On a Friday in the middle of this month, New Yorkers were shocked and saddened to learn that Donald Tober had suddenly taken his own life on a very early Friday morning. He had been suffering from Parkinson’s.
I came to know Barbara and Donald Tober in the mid-’90s attending charitable events in New York. Separately and together, they were easy to meet, both naturally gracious and friendly. Their marriage looked to be a remarkable partnership, a sharing of interests, of values, of humor; and they loved New York. They were the kind of people that make New York the amazing city that it is.
In 2006 I came to know them better when they hosted a birthday dinner dance for Donald who was celebrating his 75th at Cipriani 42nd Street. There were four or five hundred guests and a full orchestra to provide the music. It was a dazzling black-tie event, but both welcoming and comfortable. And the birthday boy, in addressing his guests, explained that it was a good number to celebrate.
I was then at an age where 75 seemed far away and old! Sitting at table, taking it all in, at first I wondered if there would be a lot of dancing considering many of the guests were “older.” But after some brief but interesting speeches by some of Donald’s longtime friends, between dinner courses, the dance floor was crowded. It was a celebration and the music played on and on. I could see that Donald was doing what he really liked to do with Barbara — which was to get up and dance.
It was at that night that I first learned Donald not only loved music but had a grand piano in their apartment which he often played at the end of the day when he came home from the office.
The last time I saw Donald was earlier last year. He and Barbara were celebrating an anniversary, perhaps the 45th. He told me how he’d been married before and when he got divorced — he was about forty and thinking he was going to be a single man for the first time in his adult life — he told himself he’d have to get out and go to places as a single man. He wasn’t sure it would be for him, but he’d give it his best. Thankfully, within a very short period of time, he happened to meet Barbara who was the longtime successful editor of Brides Magazine.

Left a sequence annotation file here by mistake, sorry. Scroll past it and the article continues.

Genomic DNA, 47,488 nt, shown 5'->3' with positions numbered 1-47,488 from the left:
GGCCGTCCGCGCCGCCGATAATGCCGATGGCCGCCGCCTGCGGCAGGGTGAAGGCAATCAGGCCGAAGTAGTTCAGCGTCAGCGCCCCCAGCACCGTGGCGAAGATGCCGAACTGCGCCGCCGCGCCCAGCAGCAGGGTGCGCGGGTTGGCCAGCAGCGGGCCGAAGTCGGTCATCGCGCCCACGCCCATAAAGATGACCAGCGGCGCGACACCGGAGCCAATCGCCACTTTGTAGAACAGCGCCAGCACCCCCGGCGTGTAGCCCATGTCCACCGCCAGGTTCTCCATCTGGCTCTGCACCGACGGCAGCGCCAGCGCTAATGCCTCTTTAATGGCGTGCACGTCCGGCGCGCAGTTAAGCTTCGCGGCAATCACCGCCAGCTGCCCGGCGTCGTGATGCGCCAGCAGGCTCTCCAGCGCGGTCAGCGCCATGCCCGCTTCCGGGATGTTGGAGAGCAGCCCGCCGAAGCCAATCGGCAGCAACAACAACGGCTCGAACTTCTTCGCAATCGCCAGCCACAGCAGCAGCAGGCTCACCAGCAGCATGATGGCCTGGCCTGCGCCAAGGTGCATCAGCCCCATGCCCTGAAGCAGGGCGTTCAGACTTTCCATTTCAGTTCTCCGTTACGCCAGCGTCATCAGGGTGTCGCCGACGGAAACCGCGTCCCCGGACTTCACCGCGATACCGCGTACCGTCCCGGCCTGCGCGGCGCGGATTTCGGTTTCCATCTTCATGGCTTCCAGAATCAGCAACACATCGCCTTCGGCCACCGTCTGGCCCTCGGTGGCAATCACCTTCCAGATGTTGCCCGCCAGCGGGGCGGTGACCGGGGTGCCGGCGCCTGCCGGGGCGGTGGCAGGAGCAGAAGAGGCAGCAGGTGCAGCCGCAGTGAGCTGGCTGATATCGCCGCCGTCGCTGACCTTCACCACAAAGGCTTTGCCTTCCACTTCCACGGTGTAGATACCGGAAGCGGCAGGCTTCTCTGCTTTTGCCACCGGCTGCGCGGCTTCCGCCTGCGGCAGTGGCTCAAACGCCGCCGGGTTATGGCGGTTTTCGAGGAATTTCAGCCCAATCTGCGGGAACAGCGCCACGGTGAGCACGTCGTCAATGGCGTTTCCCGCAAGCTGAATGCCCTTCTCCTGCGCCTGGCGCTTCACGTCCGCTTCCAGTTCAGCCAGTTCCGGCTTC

On first getting to know Donald, Barbara, who had been married before, asked him: “Are you always like this!?” To which he replied in his kindly matter of fact, “What you see is what you get.” And so it was.
However, aside from business and his love of music, Donald and Barbara were really two dynamos — like Fred and Ginger on that dance floor — independent in their thinking and accomplished in their lives. Besides having a busy business and social life, they were deeply involved in several philanthropic activities including as a founding member of Citymeals on Wheels and the Museum of Arts and Design.
I could also see that despite their very active social nightlife, it was never all-consuming. Their philanthropies were demanding undertakings but they were naturally industrious. They also maintained a horse farm in Columbia County where they had time for each other, and frequently spent weekends riding and entertaining houseguests. Oh, and they were avid skiers up until fairly recently.
Donald was in the food business. Perhaps his most popular product which he marketed and distributed was Sweet’N Low (and more recently Sugar in the Raw.) His company — Sugar Foods — was started by his father in the 1940s. After graduating from Penn and Harvard Law, in his late 20s he joined his father in business. The business really came to prominence back in the 1960s when the then revolutionary Sweet’N Low became part of the language, and could be found on every restaurant table and counter everywhere. But he always maintained that “family feeling in the way we do business.” Donald is largely credited with making it one of the most widely known products because of its name and its pink packaging.
“Donald was a warm and charismatic leader whose incredible spirit and dedication left an indelible impression on all who were privileged to work with him. He remains a moral and ethical compass to us all. His passion to learn, to teach, and to create will remain with all of us,” shared Stephen Odell, who was Donald’s long-standing partner in the business.
Donald was one of those brilliant people who, if you met him and knew nothing about him, you’d think: a nice guy. Over the years, that perception was confirmed many times. He was naturally courteous and congenial. He was very much a part of the goings-on but his wasn’t a dominating personality. He was a leader — successful, thoughtful, serious — with a natural sense of authority. And a dreamer. The horseback riding and the music he loved, particularly the contemporary music of his age — the American Songbook — confirmed it.
When the news of his passing came out on that Friday afternoon mid-month, that he had ended his life by jumping from the top of his apartment building into its courtyard, many wondered why he hadn’t chosen a quieter, softer method. But Donald was a sensible man through and through. Up until the advanced and debilitating stage of Parkinson’s, he had had a wonderful life, even a great life. Only two months from his 90th, he had been blessed. I could imagine that moment, at his then now advanced age, already bearing the tortures of this terrible illness, he chose a quick and decisive solution; and quick for everyone around him.